Aaron Vickers is strapped to a chair hanging above a pool.
Someone is yelling “ditching” over and over, as the chair is quickly dunked into the water and rolled upside down.
Vickers has 15 seconds to get out.
“I was scared to death the first time I did it,” said Vickers, who’s preparing for a job on an oil rig. “Nothing quite prepares you for getting strapped in a helicopter and dunked upside down.”
Making sure that Vickers is prepared is what the instructors at Falck Safety Services do. At their Dartmouth location on Orion Court, trainees are put through realistic scenarios that prepare offshore oil and gas workers for worst-case scenarios.
“You’re going to be upside down and there’s water going to be coming up your nose and you have to fight that, stay in your seat, and don’t panic,” said Damone Blackman, a survival instructor at Falck.
“Some of my greatest challenges are dealing with people who don’t go into the water, and don’t swim and I’m teaching them how to survive in the worst conditions possible.”
Blackman said he was not a water person before he started working with Falck in 2015. In fact, he didn’t even know that the survival training industry existed.
“I had never even been in open water on a boat; I always thought that I’d either be playing professional football or become a cop,” said Blackman.
Blackman was drafted to the CFL in 2013, but injuries cut his football career short. After graduating from Saint Mary’s University, he was working at a car dealership when a job driving a van opened up at Falck.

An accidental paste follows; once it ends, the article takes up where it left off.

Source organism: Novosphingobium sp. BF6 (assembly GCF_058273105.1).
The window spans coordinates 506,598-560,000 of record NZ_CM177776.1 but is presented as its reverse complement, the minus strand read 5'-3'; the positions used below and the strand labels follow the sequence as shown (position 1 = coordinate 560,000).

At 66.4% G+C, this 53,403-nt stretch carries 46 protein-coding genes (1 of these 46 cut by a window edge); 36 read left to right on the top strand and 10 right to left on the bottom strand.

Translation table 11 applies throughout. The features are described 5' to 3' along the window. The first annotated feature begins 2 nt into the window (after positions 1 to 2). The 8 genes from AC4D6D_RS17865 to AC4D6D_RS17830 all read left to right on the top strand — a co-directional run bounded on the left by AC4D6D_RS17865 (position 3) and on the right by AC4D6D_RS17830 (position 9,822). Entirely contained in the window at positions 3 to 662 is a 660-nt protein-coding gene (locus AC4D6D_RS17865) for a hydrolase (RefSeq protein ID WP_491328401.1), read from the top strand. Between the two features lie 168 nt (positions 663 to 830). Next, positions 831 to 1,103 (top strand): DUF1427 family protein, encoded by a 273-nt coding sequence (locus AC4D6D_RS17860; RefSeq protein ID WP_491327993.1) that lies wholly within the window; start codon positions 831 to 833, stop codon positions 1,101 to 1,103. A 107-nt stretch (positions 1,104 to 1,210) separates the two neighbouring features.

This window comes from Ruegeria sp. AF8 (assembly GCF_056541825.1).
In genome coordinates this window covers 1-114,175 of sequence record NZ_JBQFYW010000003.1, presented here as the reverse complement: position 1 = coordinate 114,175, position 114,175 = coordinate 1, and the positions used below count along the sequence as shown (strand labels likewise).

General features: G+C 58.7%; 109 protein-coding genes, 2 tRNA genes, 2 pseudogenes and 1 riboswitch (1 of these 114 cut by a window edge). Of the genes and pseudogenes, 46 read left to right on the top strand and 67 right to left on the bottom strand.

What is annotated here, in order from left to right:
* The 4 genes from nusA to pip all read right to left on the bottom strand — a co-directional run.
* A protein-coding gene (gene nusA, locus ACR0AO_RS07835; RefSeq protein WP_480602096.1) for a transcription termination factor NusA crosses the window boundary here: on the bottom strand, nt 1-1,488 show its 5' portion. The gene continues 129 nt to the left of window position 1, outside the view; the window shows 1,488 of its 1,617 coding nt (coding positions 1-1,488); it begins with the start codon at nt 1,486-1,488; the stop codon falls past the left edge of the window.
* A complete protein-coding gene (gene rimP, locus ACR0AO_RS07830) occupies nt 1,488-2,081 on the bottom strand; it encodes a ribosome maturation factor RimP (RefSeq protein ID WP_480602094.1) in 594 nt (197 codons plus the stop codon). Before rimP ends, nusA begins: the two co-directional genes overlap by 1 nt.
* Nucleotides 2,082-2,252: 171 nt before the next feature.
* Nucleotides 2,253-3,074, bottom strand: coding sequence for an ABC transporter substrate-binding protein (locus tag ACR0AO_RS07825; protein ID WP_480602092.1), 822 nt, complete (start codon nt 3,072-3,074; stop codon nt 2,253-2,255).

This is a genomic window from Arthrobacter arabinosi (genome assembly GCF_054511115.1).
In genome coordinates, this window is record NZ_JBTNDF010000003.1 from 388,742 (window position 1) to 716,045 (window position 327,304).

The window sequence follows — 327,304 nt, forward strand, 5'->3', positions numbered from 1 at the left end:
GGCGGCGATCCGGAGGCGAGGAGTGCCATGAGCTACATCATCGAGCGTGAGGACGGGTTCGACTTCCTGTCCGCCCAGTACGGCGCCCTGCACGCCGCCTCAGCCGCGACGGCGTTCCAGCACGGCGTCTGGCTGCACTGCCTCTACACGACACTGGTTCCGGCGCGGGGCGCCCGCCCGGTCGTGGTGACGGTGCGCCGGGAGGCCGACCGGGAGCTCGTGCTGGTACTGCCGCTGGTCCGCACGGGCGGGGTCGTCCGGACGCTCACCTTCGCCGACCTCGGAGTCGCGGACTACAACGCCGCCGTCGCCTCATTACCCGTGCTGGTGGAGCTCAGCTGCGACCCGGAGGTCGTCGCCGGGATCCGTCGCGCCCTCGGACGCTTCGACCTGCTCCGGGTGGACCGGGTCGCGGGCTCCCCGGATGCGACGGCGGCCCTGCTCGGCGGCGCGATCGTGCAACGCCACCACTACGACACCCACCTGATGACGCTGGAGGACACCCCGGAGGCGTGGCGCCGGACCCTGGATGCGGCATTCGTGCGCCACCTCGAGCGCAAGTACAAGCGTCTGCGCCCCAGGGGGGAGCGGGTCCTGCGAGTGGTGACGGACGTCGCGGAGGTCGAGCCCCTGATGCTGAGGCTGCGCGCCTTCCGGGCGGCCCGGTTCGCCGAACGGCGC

“It only took a few weeks and I loved it; I wanted to be a part of it and I didn’t want to do anything else,” said Blackman. “I wanted to work my way up and keep going until I can’t go anymore.”
According to aviation-safety.net, since 2011, there have been 28 ditching incidents involving offshore helicopters and 44 people have died. Ditching is when a helicopter has a controlled or uncontrolled landing into water.
Part of the survival training at Falck involves a Modular Egress Training Simulator, which is the hull of a helicopter suspended by a crane over 16 feet of water.
Trainees are extensively briefed before hopping into the simulator. Once inside, they buckle-up, take a deep breath, and try to remember all that they’ve learned.
Kacper Kaczmarek, an automation specialist bound for Sable Island, has also gone through his basic survival training with Falck.
“Sometimes you feel it’s dangerous, but there are a lot of precautions to avoid accidents. I feel safe,” said Kaczmarek.
It’s Blackman’s job to keep the trainees safe and the training scenario under control.
“When you help someone go through that kind of training, they first show up feeling scared and panicked not knowing how they’ll get through it,” he said. “By the last run they’re smiling, shaking your hand, and thanking you. I love that.”